Subject: I have found a CD that I think you would enjoy
Live At The Village Vanguard: The Master Takes
Genres: Jazz, Pop
John Coltrane's legendary 1961 stint at the Village Vanguard marked one of many watersheds in his career. For the first time on record, Coltrane was delving into extended solos, featuring another saxophonist in his front l... more »
Listen to Samples
John Coltrane's legendary 1961 stint at the Village Vanguard marked one of many watersheds in his career. For the first time on record, Coltrane was delving into extended solos, featuring another saxophonist in his front line and extending the rhythmic palette of his group to include East Indian tinges. Eric Dolphy stands out in the Village Vanguard sessions, both for his poingnant bass clarinet work on "India" and for his dragon-like alto sax elsewhere. As usual with the "classic" Coltrane Quartet, pianist McCoy Tyner and drummer Elvin Jones create a storm of crisp chords and torrential rhythms. This creates an ideal foil for Coltrane's irrepressible saxophone creativity. Andrew Bartlett
Similarly Requested CDs
One of the Top Coltrane CD's
nadav haber | jerusalem Israel | 02/27/2002
(5 out of 5 stars)
"Coltrane's music was constantly changing and developing, but it can be divided into 3 main periods - the hard bop period (up to 1960) the modal period (up to 1965) and the atonal period - the last two years of his life.
I love the second period most, and this CD is my favorite. The musicians feed off each other, and the combination of Coltrane and Dolphy is exhilirating. Dolphy's enterance on his "India" solo is just so beautiful... Both he and Coltrane are so attuned - you hear how they pick up where the other has left, and they feed off Tyner and Jones and build magnificent musical structures.
Overall, the energy level, the musical ideas, the positive vibration - all make for an amazing album. personally - I rate this CD higher than A Love Supreme and Giant Steps.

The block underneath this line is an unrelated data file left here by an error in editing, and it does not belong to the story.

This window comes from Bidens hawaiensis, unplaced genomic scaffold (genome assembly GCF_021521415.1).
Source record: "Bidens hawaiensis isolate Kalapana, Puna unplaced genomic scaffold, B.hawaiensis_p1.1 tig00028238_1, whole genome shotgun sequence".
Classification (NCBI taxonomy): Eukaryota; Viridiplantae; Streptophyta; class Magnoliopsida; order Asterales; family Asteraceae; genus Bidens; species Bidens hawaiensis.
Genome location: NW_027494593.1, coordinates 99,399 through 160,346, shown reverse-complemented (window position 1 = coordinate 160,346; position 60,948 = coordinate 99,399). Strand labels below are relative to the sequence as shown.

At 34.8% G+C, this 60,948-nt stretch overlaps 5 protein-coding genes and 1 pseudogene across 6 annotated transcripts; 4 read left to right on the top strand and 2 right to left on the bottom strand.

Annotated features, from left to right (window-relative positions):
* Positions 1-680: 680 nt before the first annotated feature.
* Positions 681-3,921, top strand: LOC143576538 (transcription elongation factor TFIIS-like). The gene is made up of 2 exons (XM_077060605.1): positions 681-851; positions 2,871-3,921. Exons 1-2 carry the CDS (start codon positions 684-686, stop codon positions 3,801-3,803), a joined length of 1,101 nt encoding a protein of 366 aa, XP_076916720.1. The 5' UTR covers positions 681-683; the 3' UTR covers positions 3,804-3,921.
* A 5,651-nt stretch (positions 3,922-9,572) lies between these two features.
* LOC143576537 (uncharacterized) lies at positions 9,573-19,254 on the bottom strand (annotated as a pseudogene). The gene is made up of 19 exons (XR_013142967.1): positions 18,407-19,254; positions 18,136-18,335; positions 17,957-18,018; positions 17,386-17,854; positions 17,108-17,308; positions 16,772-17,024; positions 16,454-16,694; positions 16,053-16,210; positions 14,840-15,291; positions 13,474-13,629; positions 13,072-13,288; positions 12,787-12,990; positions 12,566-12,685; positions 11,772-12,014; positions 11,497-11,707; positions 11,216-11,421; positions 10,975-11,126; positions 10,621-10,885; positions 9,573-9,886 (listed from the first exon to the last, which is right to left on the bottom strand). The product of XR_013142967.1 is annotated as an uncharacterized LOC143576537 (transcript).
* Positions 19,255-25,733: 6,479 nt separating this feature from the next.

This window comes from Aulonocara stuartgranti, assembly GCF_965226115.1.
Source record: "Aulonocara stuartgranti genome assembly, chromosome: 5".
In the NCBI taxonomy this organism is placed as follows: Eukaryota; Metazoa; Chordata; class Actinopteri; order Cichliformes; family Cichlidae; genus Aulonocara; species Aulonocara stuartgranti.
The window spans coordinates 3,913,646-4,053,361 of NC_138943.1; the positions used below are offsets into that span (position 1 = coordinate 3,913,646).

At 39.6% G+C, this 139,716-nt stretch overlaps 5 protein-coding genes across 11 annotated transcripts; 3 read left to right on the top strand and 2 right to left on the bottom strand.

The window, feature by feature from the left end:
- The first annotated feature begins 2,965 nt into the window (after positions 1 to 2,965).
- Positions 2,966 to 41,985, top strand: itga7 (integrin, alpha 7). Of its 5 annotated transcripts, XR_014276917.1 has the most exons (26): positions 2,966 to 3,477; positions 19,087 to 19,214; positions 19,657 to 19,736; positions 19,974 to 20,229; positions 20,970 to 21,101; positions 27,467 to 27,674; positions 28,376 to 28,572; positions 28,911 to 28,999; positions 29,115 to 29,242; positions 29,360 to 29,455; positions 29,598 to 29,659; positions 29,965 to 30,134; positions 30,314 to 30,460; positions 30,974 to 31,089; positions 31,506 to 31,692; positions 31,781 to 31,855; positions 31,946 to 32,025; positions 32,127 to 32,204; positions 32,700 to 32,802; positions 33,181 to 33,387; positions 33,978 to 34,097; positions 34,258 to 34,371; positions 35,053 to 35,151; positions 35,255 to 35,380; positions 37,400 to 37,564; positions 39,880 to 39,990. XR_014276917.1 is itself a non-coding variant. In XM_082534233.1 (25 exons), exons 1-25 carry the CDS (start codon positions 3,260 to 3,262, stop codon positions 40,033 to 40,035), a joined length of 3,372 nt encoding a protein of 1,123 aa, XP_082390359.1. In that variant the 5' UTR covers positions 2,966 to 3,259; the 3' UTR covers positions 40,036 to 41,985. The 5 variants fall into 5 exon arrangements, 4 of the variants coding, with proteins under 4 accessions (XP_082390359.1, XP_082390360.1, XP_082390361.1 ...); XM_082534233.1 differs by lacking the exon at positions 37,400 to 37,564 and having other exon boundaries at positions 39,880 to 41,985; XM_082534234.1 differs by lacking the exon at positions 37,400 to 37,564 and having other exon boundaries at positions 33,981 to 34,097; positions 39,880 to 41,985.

If you want to know Coltrane - you may start here. If you are a Coltrane fan - this is an invaluable addition to your collection."
It's not called "the Master Takes" for nothing!
R. Hutchinson | a world ruled by fossil fuels and fossil minds | 02/03/2001
(5 out of 5 stars)
"Coltrane's stand at the Village Vanguard in 1961 caused an uproar at the time. Coming on the heels of Ornette Coleman at the Five Spot in 1959, this new music had the jazz old guard up in arms -- they called it "anti-jazz"! What was Coltrane doing, they asked, after the sublime perfection of KIND OF BLUE and GIANT STEPS? If Wynton Marsalis had been there, I'm sure he would have agreed. But listen for yourself! This is beautiful, unearthly music -- "Spiritual" and "India" take the Eastern modal direction Coltrane explored with "My Favorite Things" even further. "Chasin' the Trane," of course is a tenor tour de force that still has the power to amaze. And after a less than promising beginning on the standard "Softly As a Morning Sunrise," Trane launches off into an incredible, twisting soprano solo.
The band is stellar -- the great rhythm section of Elvin Jones, Reggie Workman (and/or Jimmie Garrison) and McCoy Tyner, and Eric Dolphy on bass clarinet. And here's a consideration to keep in mind -- this particular record, called THE MASTER TAKES, collects everything from the live dates that John Coltrane authorized for release during his life. I'm not saying the COMPLETE SESSIONS are sub-par, that's not the point. The point is that this record, with all the live tracks from the original Impulse LPs LIVE AT THE VILLAGE VANGUARD and IMPRESSIONS has its own integrity. If you are sufficiently knocked out and have the discretionary income, you can always spring for the 4-disc COMPLETE later!
This is truly one of those recordings that deserves more than 5 stars."
An evergreen classic
Peter Baklava | Charles City, Iowa | 06/11/2005
(5 out of 5 stars)
"Listeners unfamiliar with the Coltrane catalogue could do worse than to begin with this gem, which features the 'classic quartet' supplemented by multi-instrumentalist Eric Dolphy.
Track by track:
"Spiritual": One of the most beautiful of Coltrane themes. It opens with majestic fanfare, then moves into a syncopated waltz time. Coltrane starts on tenor, finishes on soprano sax. McCoy Tyner's piano underpinnings imbue this work with a cleansing grace, like urban rain washing away the city grime.
"Softly As In A Morning Sunrise": A quick stroll through the park, with Elvin Jones shining on both brushes and sticks. Tyner has a typically sparkling solo, ushering in Coltrane on soprano sax.
"Chasing The Trane": Almost a power trio. Coltrane on tenor, never letting up, and never repeating himself. He does everything but turn his horn inside out. The rock group "Cream" was never quite this intense.
"India": An unusual theme that sounds to me more American Indian than Far Eastern. Coltrane's soprano sax takes on a skirling, keening quality, sometimes erupting into furious squalls.
"Impressions": Another marathon in which Coltrane leaps between straightforward lyricism and Ornette Coleman style free jazz. Elvin Jones pounds away and prods throughout."